Join The OTBL Anti-Democracy Movement

If someone accused you of being Anti-Democracy what would you think?
Would they be paying you a compliment. If you're an OTBL anti-Democracy
blogger, being called Anti-Democracy would be just that, a compliment.
Sound ridiculous?
Here's a OTBL quote. From the authors of "The Price of Sin"

"The idea of capitalism did not dawn with Adam Smith but millenniums before his Wealth of Nations. The true nature of the free markets may surprise you.

How our country has evolved from a republic to a democracy and how is it we have naively lost our fear of government? Is government a cost for our sins?

This book is a great primer in libertarian thought and the bases from which political discussion begins. "

To the OTBL crowd, Democracy is not a good thing, it's a collectivist thing.
OTBL bloggers often describe themselves as "classical liberals" or "neo liberals".

Here's a few reflections about what Neo Liberals believe.

Global Justice Center:

"First, neo-liberalism is profoundly anti-democratic. Not just undemocratic, but anti-democratic. By removing politics from the market, it denies the popuaces the possibility of any collective decision-making that might promote their common interests. But that is what democracy is all about. It is the possibility of collective decision making about collective action for the common good. The democratic use of the state makes government the instrument for such collective action. But neo-liberalism envisions no common good except for maintaining the conditions for markets and the common defense. Aside from that, there are only individual private goods. The only collective action neo-liberalism can envision is that of private corporate bodies and special interest groups. This amounts to a negation of the very idea of democracy."

"The core of neo-liberalism is its insistence on the separation of the political sphere from the economic sphere. An autonomous economic sphere is envisioned in which the market is supreme. As neo-liberals conceive of it, the market is made up of individual actors who freely engage in exchanges based on self-interest. Whether buyer or seller, each seeks to maximize their individual gain and enters into contractual agreements only if it is perceived to be to ones own advantage. The market is then the mechanism for summing up individual goods, producing the maximum good for the greatest number. This utilitarian calculus is performed through the invisible hand of the market a la Adam Smith. For neo-liberalism there is no common good, there is only the sum of individual goods."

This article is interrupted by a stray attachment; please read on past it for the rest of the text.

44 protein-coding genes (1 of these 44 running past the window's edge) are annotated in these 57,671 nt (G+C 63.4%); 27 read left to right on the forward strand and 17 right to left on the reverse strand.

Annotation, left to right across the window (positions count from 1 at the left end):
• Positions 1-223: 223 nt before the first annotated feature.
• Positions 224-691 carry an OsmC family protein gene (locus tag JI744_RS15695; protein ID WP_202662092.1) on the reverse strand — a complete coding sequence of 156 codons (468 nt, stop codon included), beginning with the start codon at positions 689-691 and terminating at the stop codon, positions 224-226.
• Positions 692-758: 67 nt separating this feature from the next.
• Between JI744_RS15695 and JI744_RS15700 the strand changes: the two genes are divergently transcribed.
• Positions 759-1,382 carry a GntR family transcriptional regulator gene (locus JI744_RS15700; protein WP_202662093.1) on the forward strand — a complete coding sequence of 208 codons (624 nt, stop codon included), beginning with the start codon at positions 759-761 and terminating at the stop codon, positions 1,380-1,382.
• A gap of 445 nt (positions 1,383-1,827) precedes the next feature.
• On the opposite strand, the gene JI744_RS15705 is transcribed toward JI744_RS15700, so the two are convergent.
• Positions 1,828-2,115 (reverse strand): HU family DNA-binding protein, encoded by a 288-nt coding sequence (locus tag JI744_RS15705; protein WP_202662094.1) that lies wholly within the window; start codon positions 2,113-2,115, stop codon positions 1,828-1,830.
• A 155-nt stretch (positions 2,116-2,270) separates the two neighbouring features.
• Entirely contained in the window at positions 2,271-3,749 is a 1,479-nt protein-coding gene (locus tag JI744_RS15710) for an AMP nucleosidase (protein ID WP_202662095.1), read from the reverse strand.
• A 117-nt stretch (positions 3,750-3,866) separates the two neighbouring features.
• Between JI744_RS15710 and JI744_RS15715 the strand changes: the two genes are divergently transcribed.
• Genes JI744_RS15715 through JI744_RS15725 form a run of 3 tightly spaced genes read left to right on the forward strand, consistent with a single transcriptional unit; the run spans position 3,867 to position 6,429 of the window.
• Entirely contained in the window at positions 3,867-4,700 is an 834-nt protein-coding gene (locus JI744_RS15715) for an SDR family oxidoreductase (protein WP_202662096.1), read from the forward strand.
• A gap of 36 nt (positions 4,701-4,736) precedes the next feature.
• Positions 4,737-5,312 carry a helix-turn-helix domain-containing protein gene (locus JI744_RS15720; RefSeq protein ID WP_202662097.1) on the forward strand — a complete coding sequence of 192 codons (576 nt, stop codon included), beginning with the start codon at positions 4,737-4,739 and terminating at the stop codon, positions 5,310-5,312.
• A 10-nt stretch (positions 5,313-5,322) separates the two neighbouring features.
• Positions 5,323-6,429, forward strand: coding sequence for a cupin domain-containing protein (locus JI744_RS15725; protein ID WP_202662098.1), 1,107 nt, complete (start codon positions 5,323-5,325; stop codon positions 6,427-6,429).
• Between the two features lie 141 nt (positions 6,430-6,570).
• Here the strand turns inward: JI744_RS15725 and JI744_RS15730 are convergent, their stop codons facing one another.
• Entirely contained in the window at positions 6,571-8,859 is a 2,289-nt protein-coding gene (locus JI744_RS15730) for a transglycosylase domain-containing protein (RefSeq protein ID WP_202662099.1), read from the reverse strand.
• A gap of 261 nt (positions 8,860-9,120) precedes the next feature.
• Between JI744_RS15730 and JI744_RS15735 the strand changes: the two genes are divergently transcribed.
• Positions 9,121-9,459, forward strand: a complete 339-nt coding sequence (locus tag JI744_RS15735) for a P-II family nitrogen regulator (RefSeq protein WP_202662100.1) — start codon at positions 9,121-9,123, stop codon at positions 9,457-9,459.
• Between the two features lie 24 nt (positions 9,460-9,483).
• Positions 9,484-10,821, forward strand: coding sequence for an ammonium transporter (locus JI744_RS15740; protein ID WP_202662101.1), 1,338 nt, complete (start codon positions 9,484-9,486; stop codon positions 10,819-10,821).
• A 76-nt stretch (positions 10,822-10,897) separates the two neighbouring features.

"But in order for the market to work its magic it must be free of social, i.e. collective interference. A ‘free market’ is one that is free of governmental action, which is seen as distorting the market and its outcomes. In a strict neo-liberal view, the only actors allowed are individuals who are guided not by altruism, conscience or compassion, or even enlightened self-interest, but only by their own individual self-interest. Neo-liberalism accepts the adage that the best government is the one that governs least, a minimalist state. The only legitimate role for the state is to maintain or establish the conditions necessary for a market to operate."

David Harvey

"In the neo-liberal view, mass democracy
is equated with “mob rule” and this typically produces all of the barriers to capital
accumulation that so threatened the power of the upper classes in the 1970s. The
preferred form of governance is that of the “public-private partnership” in which state
and key business interests collaborate closely together to coordinate their activities
around the aim of enhancing capital accumulation. The result is that the regulated get to
write the rules of regulation while “public” decision-making becomes ever more opaque.
The neo-liberal state emphasizes the importance of personal and individual
freedom, liberty and responsibility, particularly in the market place. Social success or
failure is therefore interpreted in terms of personal entrepreneurial virtues or failings
rather than attributable to any systemic properties (such as the class exclusions typical of
capitalism). Opposition within the rules of the neo-liberal state is typically confined to
questions of individual human rights and “rights discourses” of all kinds have, as a result,
blossomed since 1980 or so as a primary site of “radical” and oppositional politics. "

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